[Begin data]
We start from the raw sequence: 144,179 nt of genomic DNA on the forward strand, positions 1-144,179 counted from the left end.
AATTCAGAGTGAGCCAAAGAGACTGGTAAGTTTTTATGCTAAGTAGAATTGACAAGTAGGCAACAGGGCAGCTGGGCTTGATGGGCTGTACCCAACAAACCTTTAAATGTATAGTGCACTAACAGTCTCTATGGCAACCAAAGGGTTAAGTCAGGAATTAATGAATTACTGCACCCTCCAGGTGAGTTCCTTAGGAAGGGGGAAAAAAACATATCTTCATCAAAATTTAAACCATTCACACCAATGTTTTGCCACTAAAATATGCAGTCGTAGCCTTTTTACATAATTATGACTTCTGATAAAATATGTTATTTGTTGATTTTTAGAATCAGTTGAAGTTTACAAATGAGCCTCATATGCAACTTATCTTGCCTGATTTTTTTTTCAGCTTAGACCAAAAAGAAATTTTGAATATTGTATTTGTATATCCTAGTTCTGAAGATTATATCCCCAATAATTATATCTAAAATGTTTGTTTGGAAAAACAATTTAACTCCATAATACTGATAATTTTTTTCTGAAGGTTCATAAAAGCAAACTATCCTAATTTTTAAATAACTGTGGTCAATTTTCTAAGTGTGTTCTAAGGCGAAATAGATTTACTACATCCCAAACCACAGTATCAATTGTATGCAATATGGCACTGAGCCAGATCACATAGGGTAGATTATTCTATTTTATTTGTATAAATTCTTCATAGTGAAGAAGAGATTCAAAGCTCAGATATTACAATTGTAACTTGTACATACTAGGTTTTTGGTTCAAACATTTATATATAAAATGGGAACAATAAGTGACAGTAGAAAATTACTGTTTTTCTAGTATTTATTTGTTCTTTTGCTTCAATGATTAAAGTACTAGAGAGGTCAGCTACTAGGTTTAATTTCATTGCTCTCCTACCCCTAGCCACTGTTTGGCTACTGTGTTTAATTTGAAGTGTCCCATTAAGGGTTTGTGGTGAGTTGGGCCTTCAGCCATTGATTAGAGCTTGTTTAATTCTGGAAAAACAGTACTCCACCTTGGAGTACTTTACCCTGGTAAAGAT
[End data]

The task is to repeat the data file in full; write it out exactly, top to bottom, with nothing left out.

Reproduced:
We start from the raw sequence: 144,179 nt of genomic DNA on the forward strand, positions 1-144,179 counted from the left end.
AATTCAGAGTGAGCCAAAGAGACTGGTAAGTTTTTATGCTAAGTAGAATTGACAAGTAGGCAACAGGGCAGCTGGGCTTGATGGGCTGTACCCAACAAACCTTTAAATGTATAGTGCACTAACAGTCTCTATGGCAACCAAAGGGTTAAGTCAGGAATTAATGAATTACTGCACCCTCCAGGTGAGTTCCTTAGGAAGGGGGAAAAAAACATATCTTCATCAAAATTTAAACCATTCACACCAATGTTTTGCCACTAAAATATGCAGTCGTAGCCTTTTTACATAATTATGACTTCTGATAAAATATGTTATTTGTTGATTTTTAGAATCAGTTGAAGTTTACAAATGAGCCTCATATGCAACTTATCTTGCCTGATTTTTTTTTCAGCTTAGACCAAAAAGAAATTTTGAATATTGTATTTGTATATCCTAGTTCTGAAGATTATATCCCCAATAATTATATCTAAAATGTTTGTTTGGAAAAACAATTTAACTCCATAATACTGATAATTTTTTTCTGAAGGTTCATAAAAGCAAACTATCCTAATTTTTAAATAACTGTGGTCAATTTTCTAAGTGTGTTCTAAGGCGAAATAGATTTACTACATCCCAAACCACAGTATCAATTGTATGCAATATGGCACTGAGCCAGATCACATAGGGTAGATTATTCTATTTTATTTGTATAAATTCTTCATAGTGAAGAAGAGATTCAAAGCTCAGATATTACAATTGTAACTTGTACATACTAGGTTTTTGGTTCAAACATTTATATATAAAATGGGAACAATAAGTGACAGTAGAAAATTACTGTTTTTCTAGTATTTATTTGTTCTTTTGCTTCAATGATTAAAGTACTAGAGAGGTCAGCTACTAGGTTTAATTTCATTGCTCTCCTACCCCTAGCCACTGTTTGGCTACTGTGTTTAATTTGAAGTGTCCCATTAAGGGTTTGTGGTGAGTTGGGCCTTCAGCCATTGATTAGAGCTTGTTTAATTCTGGAAAAACAGTACTCCACCTTGGAGTACTTTACCCTGGTAAAGAT